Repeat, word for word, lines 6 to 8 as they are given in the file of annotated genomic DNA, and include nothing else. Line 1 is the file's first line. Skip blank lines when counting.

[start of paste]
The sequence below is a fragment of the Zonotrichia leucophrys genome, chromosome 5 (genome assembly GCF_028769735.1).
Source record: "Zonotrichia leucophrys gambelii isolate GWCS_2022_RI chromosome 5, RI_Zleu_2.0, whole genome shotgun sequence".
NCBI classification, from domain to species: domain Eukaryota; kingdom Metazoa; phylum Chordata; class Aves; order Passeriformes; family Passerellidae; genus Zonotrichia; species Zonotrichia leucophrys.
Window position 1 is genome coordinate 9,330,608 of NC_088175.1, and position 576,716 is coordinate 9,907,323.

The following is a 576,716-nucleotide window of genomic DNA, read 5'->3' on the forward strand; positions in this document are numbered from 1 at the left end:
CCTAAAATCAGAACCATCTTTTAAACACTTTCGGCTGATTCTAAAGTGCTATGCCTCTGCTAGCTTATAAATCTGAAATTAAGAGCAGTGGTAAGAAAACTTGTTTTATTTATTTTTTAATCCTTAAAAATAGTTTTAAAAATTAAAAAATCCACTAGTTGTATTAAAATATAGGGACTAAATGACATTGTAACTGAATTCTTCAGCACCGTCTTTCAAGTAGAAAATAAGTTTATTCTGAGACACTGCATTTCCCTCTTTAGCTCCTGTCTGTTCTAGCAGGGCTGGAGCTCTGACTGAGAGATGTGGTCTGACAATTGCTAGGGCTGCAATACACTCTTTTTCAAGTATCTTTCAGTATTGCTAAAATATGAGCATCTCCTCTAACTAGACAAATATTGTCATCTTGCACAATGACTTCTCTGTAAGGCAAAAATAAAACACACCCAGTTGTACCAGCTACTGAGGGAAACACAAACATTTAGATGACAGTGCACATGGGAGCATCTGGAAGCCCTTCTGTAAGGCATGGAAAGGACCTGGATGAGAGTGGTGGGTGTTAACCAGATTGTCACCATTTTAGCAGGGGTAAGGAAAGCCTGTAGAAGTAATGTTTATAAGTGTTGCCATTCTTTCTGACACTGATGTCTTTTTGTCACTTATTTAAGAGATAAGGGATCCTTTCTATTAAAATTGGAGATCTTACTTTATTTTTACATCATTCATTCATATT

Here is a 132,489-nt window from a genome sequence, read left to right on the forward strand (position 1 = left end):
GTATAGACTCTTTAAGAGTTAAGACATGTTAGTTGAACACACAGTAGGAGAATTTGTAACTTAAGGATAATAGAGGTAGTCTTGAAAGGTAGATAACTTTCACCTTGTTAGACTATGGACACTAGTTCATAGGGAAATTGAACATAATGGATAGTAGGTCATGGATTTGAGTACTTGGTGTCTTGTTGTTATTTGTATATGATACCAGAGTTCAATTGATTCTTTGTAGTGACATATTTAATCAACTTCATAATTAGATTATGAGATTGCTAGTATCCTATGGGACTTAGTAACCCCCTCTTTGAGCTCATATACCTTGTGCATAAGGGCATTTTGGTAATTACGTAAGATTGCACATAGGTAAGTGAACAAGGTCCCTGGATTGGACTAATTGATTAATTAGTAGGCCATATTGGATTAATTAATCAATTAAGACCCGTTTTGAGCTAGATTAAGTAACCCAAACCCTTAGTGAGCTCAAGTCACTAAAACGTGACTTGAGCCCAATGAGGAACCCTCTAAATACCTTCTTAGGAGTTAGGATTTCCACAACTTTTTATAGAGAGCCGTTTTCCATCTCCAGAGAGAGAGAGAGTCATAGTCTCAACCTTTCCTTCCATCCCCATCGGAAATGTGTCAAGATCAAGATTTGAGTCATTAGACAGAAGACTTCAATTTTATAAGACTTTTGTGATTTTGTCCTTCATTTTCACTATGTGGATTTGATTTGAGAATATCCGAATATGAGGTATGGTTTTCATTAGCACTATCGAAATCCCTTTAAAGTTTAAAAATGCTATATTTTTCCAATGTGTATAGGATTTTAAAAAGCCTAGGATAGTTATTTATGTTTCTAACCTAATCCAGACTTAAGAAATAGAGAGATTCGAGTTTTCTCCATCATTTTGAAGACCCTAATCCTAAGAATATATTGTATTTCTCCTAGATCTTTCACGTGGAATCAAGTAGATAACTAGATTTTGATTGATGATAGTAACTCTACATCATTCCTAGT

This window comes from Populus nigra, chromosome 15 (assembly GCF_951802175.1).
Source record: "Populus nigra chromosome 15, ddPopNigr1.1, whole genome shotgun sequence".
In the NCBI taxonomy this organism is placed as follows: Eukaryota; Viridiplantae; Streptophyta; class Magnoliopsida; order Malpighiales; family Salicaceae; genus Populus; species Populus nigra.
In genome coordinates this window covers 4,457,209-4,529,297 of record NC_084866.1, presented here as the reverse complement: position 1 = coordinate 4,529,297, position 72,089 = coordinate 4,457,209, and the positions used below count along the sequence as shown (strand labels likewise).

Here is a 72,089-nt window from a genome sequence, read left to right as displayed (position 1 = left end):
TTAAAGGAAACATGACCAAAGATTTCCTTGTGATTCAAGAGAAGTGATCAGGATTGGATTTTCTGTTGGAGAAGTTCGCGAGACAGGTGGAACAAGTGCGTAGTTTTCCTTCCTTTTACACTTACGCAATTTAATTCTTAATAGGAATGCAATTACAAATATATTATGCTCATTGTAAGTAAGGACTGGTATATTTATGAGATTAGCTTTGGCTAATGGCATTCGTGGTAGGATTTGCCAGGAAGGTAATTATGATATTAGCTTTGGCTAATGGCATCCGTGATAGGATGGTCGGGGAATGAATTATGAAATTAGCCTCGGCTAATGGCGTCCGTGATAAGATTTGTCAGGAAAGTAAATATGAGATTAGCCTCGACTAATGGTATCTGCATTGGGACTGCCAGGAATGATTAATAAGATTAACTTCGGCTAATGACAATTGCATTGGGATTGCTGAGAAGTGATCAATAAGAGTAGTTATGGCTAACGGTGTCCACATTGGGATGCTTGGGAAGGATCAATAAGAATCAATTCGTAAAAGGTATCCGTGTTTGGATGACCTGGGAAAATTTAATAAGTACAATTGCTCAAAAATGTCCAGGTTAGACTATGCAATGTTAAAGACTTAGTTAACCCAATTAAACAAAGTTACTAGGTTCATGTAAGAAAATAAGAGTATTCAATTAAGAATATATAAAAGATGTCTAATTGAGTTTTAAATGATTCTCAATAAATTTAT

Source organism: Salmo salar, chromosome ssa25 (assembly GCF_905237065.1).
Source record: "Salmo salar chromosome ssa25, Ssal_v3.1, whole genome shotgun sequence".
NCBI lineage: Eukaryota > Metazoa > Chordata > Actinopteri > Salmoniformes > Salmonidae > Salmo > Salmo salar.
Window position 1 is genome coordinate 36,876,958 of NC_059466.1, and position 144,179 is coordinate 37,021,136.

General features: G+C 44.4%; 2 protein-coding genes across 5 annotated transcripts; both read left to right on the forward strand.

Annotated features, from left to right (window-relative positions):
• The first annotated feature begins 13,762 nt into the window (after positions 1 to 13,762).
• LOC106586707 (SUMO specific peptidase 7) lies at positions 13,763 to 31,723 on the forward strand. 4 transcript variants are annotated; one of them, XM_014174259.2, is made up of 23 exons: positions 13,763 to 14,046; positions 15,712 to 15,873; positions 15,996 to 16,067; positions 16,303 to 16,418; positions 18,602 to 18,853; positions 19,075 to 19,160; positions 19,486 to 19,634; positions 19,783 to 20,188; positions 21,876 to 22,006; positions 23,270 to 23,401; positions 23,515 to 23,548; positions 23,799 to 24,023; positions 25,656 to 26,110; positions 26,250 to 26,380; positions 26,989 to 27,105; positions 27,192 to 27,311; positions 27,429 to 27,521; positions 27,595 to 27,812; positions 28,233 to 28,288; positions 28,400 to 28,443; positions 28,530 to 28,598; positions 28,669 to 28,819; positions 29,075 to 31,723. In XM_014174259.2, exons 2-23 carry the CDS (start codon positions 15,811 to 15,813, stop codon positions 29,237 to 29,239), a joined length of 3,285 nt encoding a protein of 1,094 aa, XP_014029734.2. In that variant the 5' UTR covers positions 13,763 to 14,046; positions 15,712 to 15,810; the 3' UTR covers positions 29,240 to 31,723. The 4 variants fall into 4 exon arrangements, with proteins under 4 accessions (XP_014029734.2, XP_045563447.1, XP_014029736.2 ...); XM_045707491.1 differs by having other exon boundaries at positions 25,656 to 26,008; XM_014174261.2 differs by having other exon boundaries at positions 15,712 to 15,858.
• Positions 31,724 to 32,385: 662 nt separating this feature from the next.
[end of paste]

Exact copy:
CCTAAAATCAGAACCATCTTTTAAACACTTTCGGCTGATTCTAAAGTGCTATGCCTCTGCTAGCTTATAAATCTGAAATTAAGAGCAGTGGTAAGAAAACTTGTTTTATTTATTTTTTAATCCTTAAAAATAGTTTTAAAAATTAAAAAATCCACTAGTTGTATTAAAATATAGGGACTAAATGACATTGTAACTGAATTCTTCAGCACCGTCTTTCAAGTAGAAAATAAGTTTATTCTGAGACACTGCATTTCCCTCTTTAGCTCCTGTCTGTTCTAGCAGGGCTGGAGCTCTGACTGAGAGATGTGGTCTGACAATTGCTAGGGCTGCAATACACTCTTTTTCAAGTATCTTTCAGTATTGCTAAAATATGAGCATCTCCTCTAACTAGACAAATATTGTCATCTTGCACAATGACTTCTCTGTAAGGCAAAAATAAAACACACCCAGTTGTACCAGCTACTGAGGGAAACACAAACATTTAGATGACAGTGCACATGGGAGCATCTGGAAGCCCTTCTGTAAGGCATGGAAAGGACCTGGATGAGAGTGGTGGGTGTTAACCAGATTGTCACCATTTTAGCAGGGGTAAGGAAAGCCTGTAGAAGTAATGTTTATAAGTGTTGCCATTCTTTCTGACACTGATGTCTTTTTGTCACTTATTTAAGAGATAAGGGATCCTTTCTATTAAAATTGGAGATCTTACTTTATTTTTACATCATTCATTCATATT

Here is a 132,489-nt window from a genome sequence, read left to right on the forward strand (position 1 = left end):
GTATAGACTCTTTAAGAGTTAAGACATGTTAGTTGAACACACAGTAGGAGAATTTGTAACTTAAGGATAATAGAGGTAGTCTTGAAAGGTAGATAACTTTCACCTTGTTAGACTATGGACACTAGTTCATAGGGAAATTGAACATAATGGATAGTAGGTCATGGATTTGAGTACTTGGTGTCTTGTTGTTATTTGTATATGATACCAGAGTTCAATTGATTCTTTGTAGTGACATATTTAATCAACTTCATAATTAGATTATGAGATTGCTAGTATCCTATGGGACTTAGTAACCCCCTCTTTGAGCTCATATACCTTGTGCATAAGGGCATTTTGGTAATTACGTAAGATTGCACATAGGTAAGTGAACAAGGTCCCTGGATTGGACTAATTGATTAATTAGTAGGCCATATTGGATTAATTAATCAATTAAGACCCGTTTTGAGCTAGATTAAGTAACCCAAACCCTTAGTGAGCTCAAGTCACTAAAACGTGACTTGAGCCCAATGAGGAACCCTCTAAATACCTTCTTAGGAGTTAGGATTTCCACAACTTTTTATAGAGAGCCGTTTTCCATCTCCAGAGAGAGAGAGAGTCATAGTCTCAACCTTTCCTTCCATCCCCATCGGAAATGTGTCAAGATCAAGATTTGAGTCATTAGACAGAAGACTTCAATTTTATAAGACTTTTGTGATTTTGTCCTTCATTTTCACTATGTGGATTTGATTTGAGAATATCCGAATATGAGGTATGGTTTTCATTAGCACTATCGAAATCCCTTTAAAGTTTAAAAATGCTATATTTTTCCAATGTGTATAGGATTTTAAAAAGCCTAGGATAGTTATTTATGTTTCTAACCTAATCCAGACTTAAGAAATAGAGAGATTCGAGTTTTCTCCATCATTTTGAAGACCCTAATCCTAAGAATATATTGTATTTCTCCTAGATCTTTCACGTGGAATCAAGTAGATAACTAGATTTTGATTGATGATAGTAACTCTACATCATTCCTAGT